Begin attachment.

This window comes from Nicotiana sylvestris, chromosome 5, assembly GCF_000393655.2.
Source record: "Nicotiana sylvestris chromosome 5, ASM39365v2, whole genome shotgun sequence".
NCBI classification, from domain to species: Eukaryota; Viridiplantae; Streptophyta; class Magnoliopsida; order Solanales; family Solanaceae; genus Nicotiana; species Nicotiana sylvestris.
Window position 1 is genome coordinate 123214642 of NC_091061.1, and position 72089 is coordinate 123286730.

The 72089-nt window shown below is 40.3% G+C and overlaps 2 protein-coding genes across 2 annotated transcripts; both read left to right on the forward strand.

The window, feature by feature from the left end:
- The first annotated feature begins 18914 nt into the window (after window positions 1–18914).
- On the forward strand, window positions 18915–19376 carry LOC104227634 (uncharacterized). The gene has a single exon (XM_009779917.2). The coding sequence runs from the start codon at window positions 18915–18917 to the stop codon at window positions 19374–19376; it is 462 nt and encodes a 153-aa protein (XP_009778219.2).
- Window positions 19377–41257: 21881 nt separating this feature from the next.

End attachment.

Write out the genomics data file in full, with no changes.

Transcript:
This window comes from Nicotiana sylvestris, chromosome 5, assembly GCF_000393655.2.
Source record: "Nicotiana sylvestris chromosome 5, ASM39365v2, whole genome shotgun sequence".
NCBI classification, from domain to species: Eukaryota; Viridiplantae; Streptophyta; class Magnoliopsida; order Solanales; family Solanaceae; genus Nicotiana; species Nicotiana sylvestris.
Window position 1 is genome coordinate 123214642 of NC_091061.1, and position 72089 is coordinate 123286730.

The 72089-nt window shown below is 40.3% G+C and overlaps 2 protein-coding genes across 2 annotated transcripts; both read left to right on the forward strand.

The window, feature by feature from the left end:
- The first annotated feature begins 18914 nt into the window (after window positions 1–18914).
- On the forward strand, window positions 18915–19376 carry LOC104227634 (uncharacterized). The gene has a single exon (XM_009779917.2). The coding sequence runs from the start codon at window positions 18915–18917 to the stop codon at window positions 19374–19376; it is 462 nt and encodes a 153-aa protein (XP_009778219.2).
- Window positions 19377–41257: 21881 nt separating this feature from the next.